Workout of the Week: The Mona Fartlek|
As an athlete, the Mona Fartlek is one of my favorite workouts to do; as a coach, it’s one that I’ll often assign a few times throughout a training cycle. What I love about this session is that it’s efficient and versatile: it can be done anywhere and you can make it as hard or an easy as you need/want it to be (to be fair, the same can be said of most workouts, but I digress). It’s named after Steve Moneghetti, a four-time Olympian in the marathon for Australia, who ran this workout weekly for years (and still does, apparently). The pickups are short and swift and the recoveries in between are more of a steady float than a slow jog (though you manipulate either of those variables to suit your needs depending on your experience level or where you’re at in training). Start to finish, the Mona Fartlek takes 20 minutes to complete. I like to use this workout with athletes who are just getting back into speedwork after some time away from it—the reps are short enough to wrap their heads around—or as a good “get after it” session for my marathoners to break up the monotony of higher mileage and longer workouts. The Mona Fartlek can also serve as a good 20-minute benchmark session every 4-6 weeks by simply comparing your total distance and overall average pace (and heart rate and power, if you’re into those sorts of things) from one attempt to the next.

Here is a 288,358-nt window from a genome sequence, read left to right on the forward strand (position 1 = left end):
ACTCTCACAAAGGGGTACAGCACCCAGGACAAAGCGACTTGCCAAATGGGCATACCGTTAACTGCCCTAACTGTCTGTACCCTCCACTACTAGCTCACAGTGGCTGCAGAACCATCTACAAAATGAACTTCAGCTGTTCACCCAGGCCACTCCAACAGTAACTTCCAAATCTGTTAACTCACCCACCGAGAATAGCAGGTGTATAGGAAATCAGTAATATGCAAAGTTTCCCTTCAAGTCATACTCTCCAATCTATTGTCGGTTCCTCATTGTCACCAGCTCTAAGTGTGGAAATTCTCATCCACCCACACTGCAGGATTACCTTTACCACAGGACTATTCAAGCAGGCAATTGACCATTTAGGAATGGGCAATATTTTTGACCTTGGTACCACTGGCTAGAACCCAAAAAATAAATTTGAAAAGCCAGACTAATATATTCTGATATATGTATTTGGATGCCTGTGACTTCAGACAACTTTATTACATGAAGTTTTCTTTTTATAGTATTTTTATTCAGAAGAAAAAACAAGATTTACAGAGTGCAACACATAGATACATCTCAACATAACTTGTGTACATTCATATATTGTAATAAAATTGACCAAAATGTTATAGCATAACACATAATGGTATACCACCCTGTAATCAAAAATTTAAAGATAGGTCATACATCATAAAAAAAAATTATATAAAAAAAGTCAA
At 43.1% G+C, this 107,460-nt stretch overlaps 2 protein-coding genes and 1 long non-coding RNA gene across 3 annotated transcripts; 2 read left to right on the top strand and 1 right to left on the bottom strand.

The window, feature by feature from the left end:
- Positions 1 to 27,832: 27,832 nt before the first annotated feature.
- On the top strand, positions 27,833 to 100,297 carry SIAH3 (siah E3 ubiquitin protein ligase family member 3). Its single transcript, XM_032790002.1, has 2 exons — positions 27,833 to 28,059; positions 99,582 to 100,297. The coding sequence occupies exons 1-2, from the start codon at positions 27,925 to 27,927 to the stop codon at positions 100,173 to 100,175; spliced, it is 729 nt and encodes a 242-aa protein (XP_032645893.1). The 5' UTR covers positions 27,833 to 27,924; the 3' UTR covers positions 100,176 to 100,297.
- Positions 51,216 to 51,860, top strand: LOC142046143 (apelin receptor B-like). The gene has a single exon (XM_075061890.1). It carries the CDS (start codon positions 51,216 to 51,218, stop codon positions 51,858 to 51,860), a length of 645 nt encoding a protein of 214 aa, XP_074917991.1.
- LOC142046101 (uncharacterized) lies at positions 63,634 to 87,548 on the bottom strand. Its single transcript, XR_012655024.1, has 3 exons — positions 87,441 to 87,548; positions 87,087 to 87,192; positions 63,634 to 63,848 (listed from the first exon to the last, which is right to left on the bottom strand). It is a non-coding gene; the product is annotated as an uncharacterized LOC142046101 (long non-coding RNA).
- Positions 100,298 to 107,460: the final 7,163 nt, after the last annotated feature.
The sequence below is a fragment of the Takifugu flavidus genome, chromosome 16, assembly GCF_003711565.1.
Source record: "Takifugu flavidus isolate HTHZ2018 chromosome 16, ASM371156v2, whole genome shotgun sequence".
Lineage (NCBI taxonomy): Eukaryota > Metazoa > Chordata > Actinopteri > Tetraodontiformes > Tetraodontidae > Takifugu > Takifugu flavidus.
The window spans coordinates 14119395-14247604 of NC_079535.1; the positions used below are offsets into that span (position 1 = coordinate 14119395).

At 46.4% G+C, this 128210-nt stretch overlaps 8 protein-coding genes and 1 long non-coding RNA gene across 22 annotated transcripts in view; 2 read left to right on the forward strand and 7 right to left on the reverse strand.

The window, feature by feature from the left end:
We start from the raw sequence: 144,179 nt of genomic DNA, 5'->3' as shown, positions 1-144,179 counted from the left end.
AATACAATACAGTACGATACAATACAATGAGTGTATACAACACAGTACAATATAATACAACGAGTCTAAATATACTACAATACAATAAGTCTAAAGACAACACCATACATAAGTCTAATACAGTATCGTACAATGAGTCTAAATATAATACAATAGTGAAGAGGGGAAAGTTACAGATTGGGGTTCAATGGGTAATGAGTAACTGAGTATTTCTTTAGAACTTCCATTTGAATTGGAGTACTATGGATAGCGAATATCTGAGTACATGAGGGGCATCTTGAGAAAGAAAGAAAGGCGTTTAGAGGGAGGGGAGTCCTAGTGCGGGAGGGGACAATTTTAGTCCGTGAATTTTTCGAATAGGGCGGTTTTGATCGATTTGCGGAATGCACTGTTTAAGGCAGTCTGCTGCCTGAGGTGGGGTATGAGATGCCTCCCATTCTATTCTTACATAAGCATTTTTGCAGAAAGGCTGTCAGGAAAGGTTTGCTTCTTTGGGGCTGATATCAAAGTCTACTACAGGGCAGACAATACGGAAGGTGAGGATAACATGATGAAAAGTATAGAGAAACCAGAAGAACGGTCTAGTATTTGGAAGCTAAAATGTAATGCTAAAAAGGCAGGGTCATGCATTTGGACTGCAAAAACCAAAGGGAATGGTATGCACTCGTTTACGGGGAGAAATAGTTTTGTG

What: 2 x 90 seconds hard w/a 90-second float; 4 x 60 seconds hard w/a 60-second float; 4 x 30 seconds hard w/a 30-second float; 4 x 15 seconds hard w/a 15-second float. Start at 5K pace/effort for the 90-second reps and try to up the intensity a bit as the reps get shorter. The real trick with this workout is not to back off too much on the “recovery” floats. I tell my athletes to keep it on the quicker end of your normal aerobic training pace.
Warmup/Cooldown: Warm up before the workout with 15-20 minutes of easy running followed by a set of drills and 4-6 x 20-second strides (i.e., accelerate for 5 seconds, spend the next 10 seconds at near-top speed, and then gradually decelerate to a jog over the final 5 seconds. Catch your breath for 40-60 seconds and then repeat 3-5 more times). Cool down after the workout with 5-15 minutes of easy running.
Why: You engage a number of different gears, keep your heart rate up, and learn to recover at a quicker pace/effort.
Where: Anywhere! (Note: If you’re using it as a benchmark, try to use the same route each time.)
When: Anytime! It’s a good one to kick off a training cycle with and/or repeat every 4-6 weeks to see how your fitness has progressed. It also serves as effective speedwork for marathoners who haven’t blown out the tubes in a while.